The court acquitted the owner of Santika Pub Wisuk Set Sawat of gross negligence causing death, despite him not having signs showing the fire exits in the building and not installing enough emergency lights in accordance with the Building Control Act.

Mountain B was open illegally. It was built illegally, did not possess a proper licence, and was open past the hours specified by law. The venue had previously been shut down several times before and the owner was most recently arrested in July. Yet, the venue managed to open last Thursday.

Mountain B’s 27 year old owner was arrested and faces charges of reckless behaviour causing death and operating a nightclub without a licence.

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Thailand’s Federation of Thai Industries said it fears China will deny Taiwan the raw materials needed to make semiconductors that the Thai automobile industry is dependent on.

The FTI made it known that the Thai motor industry is desperate for semiconductors, that there is a worldwide shortage and, if they can’t get them imported, it means higher car prices, including EVs.

Ironically, it was only on Friday that Thailand revealed it could benefit from the mini-trade war between China, and Taiwan and was looking to supply a number of different food products that the mainland would ban.

Tensions escalated between China, and Taiwan because of a visit to Taipei by US House Speaker Nancy Pelosi. In response, China embarked on a series of military exercises around the Taiwan Strait and allegedly followed it up by banning the import of some fruits and fish products from Taiwan.

Surapong Paisitpatanapong, vice-chairman and spokesman for the FTI’s automotive club, said if the China-Taiwan relationship escalates and Beijing decides not to export silica, the semiconductor shortage will worsen.

Taiwan Semiconductor Manufacturing Co is the world’s largest contract semiconductor maker and imports 90% of its total silica sand from China.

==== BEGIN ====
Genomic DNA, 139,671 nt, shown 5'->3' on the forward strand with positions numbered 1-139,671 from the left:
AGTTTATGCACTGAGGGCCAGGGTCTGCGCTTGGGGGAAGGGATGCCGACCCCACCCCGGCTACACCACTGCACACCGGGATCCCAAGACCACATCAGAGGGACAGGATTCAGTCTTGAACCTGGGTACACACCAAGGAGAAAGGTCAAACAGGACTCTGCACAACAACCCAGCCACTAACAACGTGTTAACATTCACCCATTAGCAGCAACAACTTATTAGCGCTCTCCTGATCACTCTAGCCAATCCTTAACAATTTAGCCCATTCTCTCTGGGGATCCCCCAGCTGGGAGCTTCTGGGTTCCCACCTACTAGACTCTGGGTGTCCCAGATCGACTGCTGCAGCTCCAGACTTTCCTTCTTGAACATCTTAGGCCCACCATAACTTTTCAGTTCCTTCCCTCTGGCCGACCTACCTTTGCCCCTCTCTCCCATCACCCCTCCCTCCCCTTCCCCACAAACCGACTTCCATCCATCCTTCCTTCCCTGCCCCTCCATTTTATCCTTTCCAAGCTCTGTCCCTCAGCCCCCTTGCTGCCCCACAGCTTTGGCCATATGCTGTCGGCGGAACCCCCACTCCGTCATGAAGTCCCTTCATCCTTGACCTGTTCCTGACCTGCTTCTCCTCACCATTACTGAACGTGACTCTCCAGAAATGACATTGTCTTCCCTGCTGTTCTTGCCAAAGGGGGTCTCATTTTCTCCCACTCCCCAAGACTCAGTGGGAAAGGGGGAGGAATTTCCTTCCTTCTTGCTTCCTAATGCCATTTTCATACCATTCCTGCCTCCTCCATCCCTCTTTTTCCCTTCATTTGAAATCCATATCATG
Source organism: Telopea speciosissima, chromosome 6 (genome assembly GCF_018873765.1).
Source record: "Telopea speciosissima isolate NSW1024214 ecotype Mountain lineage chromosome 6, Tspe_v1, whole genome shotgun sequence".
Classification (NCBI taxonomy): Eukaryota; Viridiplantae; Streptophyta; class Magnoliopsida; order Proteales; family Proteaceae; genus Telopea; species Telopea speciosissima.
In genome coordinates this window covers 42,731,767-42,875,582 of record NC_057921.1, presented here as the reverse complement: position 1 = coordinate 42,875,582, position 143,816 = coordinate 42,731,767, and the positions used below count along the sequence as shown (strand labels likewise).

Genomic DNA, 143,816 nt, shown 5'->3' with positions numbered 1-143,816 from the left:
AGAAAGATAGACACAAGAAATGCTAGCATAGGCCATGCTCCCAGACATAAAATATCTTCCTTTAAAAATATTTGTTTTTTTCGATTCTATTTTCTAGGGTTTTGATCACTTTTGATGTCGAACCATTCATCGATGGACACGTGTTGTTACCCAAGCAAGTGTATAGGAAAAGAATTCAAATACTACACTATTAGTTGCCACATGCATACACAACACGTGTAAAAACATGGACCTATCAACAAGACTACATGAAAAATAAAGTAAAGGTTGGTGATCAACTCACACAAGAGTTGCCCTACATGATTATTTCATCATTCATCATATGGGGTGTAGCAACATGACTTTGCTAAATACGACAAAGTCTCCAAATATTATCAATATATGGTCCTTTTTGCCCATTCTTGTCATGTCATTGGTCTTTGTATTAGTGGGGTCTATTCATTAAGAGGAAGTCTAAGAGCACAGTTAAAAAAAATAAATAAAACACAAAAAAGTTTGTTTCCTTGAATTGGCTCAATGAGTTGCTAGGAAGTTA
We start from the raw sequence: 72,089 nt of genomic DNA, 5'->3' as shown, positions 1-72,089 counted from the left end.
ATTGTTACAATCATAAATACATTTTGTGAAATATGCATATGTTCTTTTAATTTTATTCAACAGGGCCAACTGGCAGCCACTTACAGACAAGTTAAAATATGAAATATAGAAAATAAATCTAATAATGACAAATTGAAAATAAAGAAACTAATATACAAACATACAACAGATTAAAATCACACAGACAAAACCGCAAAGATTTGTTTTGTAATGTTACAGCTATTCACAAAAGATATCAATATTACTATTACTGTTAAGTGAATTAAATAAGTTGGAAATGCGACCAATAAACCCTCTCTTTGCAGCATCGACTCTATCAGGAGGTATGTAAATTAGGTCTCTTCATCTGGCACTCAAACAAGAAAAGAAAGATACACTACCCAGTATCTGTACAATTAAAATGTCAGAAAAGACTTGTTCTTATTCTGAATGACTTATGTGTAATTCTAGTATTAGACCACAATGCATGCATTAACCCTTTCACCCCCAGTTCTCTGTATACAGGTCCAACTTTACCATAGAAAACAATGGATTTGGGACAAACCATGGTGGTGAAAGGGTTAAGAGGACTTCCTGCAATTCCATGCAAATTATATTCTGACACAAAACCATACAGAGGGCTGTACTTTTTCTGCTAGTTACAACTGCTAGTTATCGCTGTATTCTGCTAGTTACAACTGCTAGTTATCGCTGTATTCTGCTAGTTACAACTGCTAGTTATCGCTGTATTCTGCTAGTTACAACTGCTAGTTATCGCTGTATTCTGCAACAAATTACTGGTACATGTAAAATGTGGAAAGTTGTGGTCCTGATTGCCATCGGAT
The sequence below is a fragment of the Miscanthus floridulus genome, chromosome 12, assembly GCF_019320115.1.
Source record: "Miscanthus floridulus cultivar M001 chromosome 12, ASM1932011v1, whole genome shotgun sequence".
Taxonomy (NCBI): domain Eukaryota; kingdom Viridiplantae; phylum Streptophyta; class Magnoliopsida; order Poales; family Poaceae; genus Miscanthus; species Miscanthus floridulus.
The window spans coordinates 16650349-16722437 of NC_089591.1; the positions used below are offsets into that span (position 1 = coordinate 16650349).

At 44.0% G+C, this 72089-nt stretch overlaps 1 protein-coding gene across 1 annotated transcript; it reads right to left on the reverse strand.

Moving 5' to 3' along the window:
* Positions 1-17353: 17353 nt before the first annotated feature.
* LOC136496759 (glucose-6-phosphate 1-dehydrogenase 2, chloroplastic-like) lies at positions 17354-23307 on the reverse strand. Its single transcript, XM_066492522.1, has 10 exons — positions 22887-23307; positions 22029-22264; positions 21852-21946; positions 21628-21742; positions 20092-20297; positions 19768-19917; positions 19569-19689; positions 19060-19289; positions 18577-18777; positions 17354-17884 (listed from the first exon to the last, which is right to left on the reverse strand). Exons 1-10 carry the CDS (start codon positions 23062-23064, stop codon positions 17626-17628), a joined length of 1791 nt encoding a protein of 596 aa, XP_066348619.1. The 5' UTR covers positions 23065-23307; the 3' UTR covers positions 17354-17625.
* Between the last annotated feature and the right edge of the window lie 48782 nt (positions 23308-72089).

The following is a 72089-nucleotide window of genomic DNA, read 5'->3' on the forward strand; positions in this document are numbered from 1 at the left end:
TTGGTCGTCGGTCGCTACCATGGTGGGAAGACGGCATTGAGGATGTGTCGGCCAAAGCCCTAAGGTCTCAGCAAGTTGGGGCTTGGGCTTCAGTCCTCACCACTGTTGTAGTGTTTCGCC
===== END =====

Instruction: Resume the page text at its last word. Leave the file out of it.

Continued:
The company supplies chips to many industries, including the automotive industry. If its production is disrupted, the ongoing [semiconductor] shortage will get worse.

As it currently stands, automakers have had to suspend production of some car models and delay deliveries. Some need to consider increasing the prices of cars and motorcycles due to the rise in semiconductor prices.

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There’s been a major jump in searches for Airbnb accommodation in Thailand. The data shows that between January and March this year, the number of searches for Airbnb accommodation in the kingdom shot up by 180% compared to the same time frame last year.

Both Thai and international travellers especially searched for Airbnb accommodations in hotspots including Bangkok, Phuket, Pattaya, Chiang Mai, and Koh Samui.

This news comes after the Thai Hotels Association said last week that South Thailand’s hotel occupancy is expected to rise during ‘high season’ from October to December. About 80% of hotels in Songkhla province have reopened after ‘Thailand Pass’ was scrapped on July 1.

The council’s president said Songkhla expects about 800,000 foreign visitors in 2022, or “about 40% of the two million visitors per year before the pandemic.”

According to the Tourism Authority of Thailand, the Kingdom has drawn 3.3 million foreign tourists between January and July this year. In July, the Tourism and Sports Ministry said it expected about 9.3 million foreign visitors to arrive in 2022.

It remains to be seen just how many foreign visitors will make their way to the ‘Land of Smiles’ this year. But with the major jump in Airbnb searches from both Thai and international travellers, it seems so far that tourism in Thailand is slowly but surely making a comeback.